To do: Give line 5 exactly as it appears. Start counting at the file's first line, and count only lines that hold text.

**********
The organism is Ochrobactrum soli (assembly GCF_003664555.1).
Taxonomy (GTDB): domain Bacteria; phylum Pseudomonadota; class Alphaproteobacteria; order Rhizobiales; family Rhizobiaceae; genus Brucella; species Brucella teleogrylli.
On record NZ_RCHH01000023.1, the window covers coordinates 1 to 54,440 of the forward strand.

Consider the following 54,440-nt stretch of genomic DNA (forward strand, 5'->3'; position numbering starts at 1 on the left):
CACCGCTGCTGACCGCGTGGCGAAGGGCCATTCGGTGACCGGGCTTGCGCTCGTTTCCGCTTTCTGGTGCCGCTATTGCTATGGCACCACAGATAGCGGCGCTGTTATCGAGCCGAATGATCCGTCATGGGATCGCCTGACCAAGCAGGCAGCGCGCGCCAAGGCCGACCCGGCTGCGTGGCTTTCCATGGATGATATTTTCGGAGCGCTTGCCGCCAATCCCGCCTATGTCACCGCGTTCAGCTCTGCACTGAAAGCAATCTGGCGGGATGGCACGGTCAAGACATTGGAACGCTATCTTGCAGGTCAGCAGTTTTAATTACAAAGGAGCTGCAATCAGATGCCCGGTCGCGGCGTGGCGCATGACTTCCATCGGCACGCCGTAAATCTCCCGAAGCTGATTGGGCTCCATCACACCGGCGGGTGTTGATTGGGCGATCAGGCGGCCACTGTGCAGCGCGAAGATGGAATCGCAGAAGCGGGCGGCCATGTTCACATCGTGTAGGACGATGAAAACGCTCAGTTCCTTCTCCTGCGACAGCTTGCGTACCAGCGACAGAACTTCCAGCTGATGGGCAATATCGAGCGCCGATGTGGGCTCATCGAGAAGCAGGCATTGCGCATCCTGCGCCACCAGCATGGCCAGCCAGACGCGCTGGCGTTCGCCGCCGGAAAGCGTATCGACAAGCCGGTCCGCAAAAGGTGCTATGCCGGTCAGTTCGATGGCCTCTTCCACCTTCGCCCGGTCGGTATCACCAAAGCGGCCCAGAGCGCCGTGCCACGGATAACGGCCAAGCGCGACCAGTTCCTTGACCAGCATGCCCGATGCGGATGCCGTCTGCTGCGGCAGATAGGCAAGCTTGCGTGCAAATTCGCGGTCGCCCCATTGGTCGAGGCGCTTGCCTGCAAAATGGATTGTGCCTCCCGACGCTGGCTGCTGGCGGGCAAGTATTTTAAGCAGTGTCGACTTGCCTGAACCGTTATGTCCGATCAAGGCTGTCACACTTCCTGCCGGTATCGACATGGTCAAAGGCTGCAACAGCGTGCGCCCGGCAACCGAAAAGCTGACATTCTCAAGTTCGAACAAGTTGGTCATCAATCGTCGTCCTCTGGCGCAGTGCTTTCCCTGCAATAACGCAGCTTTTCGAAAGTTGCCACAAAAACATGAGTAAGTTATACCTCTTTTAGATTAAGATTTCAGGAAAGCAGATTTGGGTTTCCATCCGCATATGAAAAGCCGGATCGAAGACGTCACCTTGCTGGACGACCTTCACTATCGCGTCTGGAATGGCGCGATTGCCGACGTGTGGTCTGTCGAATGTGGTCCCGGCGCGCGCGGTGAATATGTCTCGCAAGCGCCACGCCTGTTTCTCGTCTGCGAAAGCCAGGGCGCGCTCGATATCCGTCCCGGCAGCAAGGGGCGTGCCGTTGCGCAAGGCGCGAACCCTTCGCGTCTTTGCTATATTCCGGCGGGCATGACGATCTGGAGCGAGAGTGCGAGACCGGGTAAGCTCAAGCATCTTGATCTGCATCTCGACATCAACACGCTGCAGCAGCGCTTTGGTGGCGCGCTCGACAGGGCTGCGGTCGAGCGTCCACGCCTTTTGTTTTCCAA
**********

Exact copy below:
CACCGCTGCTGACCGCGTGGCGAAGGGCCATTCGGTGACCGGGCTTGCGCTCGTTTCCGCTTTCTGGTGCCGCTATTGCTATGGCACCACAGATAGCGGCGCTGTTATCGAGCCGAATGATCCGTCATGGGATCGCCTGACCAAGCAGGCAGCGCGCGCCAAGGCCGACCCGGCTGCGTGGCTTTCCATGGATGATATTTTCGGAGCGCTTGCCGCCAATCCCGCCTATGTCACCGCGTTCAGCTCTGCACTGAAAGCAATCTGGCGGGATGGCACGGTCAAGACATTGGAACGCTATCTTGCAGGTCAGCAGTTTTAATTACAAAGGAGCTGCAATCAGATGCCCGGTCGCGGCGTGGCGCATGACTTCCATCGGCACGCCGTAAATCTCCCGAAGCTGATTGGGCTCCATCACACCGGCGGGTGTTGATTGGGCGATCAGGCGGCCACTGTGCAGCGCGAAGATGGAATCGCAGAAGCGGGCGGCCATGTTCACATCGTGTAGGACGATGAAAACGCTCAGTTCCTTCTCCTGCGACAGCTTGCGTACCAGCGACAGAACTTCCAGCTGATGGGCAATATCGAGCGCCGATGTGGGCTCATCGAGAAGCAGGCATTGCGCATCCTGCGCCACCAGCATGGCCAGCCAGACGCGCTGGCGTTCGCCGCCGGAAAGCGTATCGACAAGCCGGTCCGCAAAAGGTGCTATGCCGGTCAGTTCGATGGCCTCTTCCACCTTCGCCCGGTCGGTATCACCAAAGCGGCCCAGAGCGCCGTGCCACGGATAACGGCCAAGCGCGACCAGTTCCTTGACCAGCATGCCCGATGCGGATGCCGTCTGCTGCGGCAGATAGGCAAGCTTGCGTGCAAATTCGCGGTCGCCCCATTGGTCGAGGCGCTTGCCTGCAAAATGGATTGTGCCTCCCGACGCTGGCTGCTGGCGGGCAAGTATTTTAAGCAGTGTCGACTTGCCTGAACCGTTATGTCCGATCAAGGCTGTCACACTTCCTGCCGGTATCGACATGGTCAAAGGCTGCAACAGCGTGCGCCCGGCAACCGAAAAGCTGACATTCTCAAGTTCGAACAAGTTGGTCATCAATCGTCGTCCTCTGGCGCAGTGCTTTCCCTGCAATAACGCAGCTTTTCGAAAGTTGCCACAAAAACATGAGTAAGTTATACCTCTTTTAGATTAAGATTTCAGGAAAGCAGATTTGGGTTTCCATCCGCATATGAAAAGCCGGATCGAAGACGTCACCTTGCTGGACGACCTTCACTATCGCGTCTGGAATGGCGCGATTGCCGACGTGTGGTCTGTCGAATGTGGTCCCGGCGCGCGCGGTGAATATGTCTCGCAAGCGCCACGCCTGTTTCTCGTCTGCGAAAGCCAGGGCGCGCTCGATATCCGTCCCGGCAGCAAGGGGCGTGCCGTTGCGCAAGGCGCGAACCCTTCGCGTCTTTGCTATATTCCGGCGGGCATGACGATCTGGAGCGAGAGTGCGAGACCGGGTAAGCTCAAGCATCTTGATCTGCATCTCGACATCAACACGCTGCAGCAGCGCTTTGGTGGCGCGCTCGACAGGGCTGCGGTCGAGCGTCCACGCCTTTTGTTTTCCAA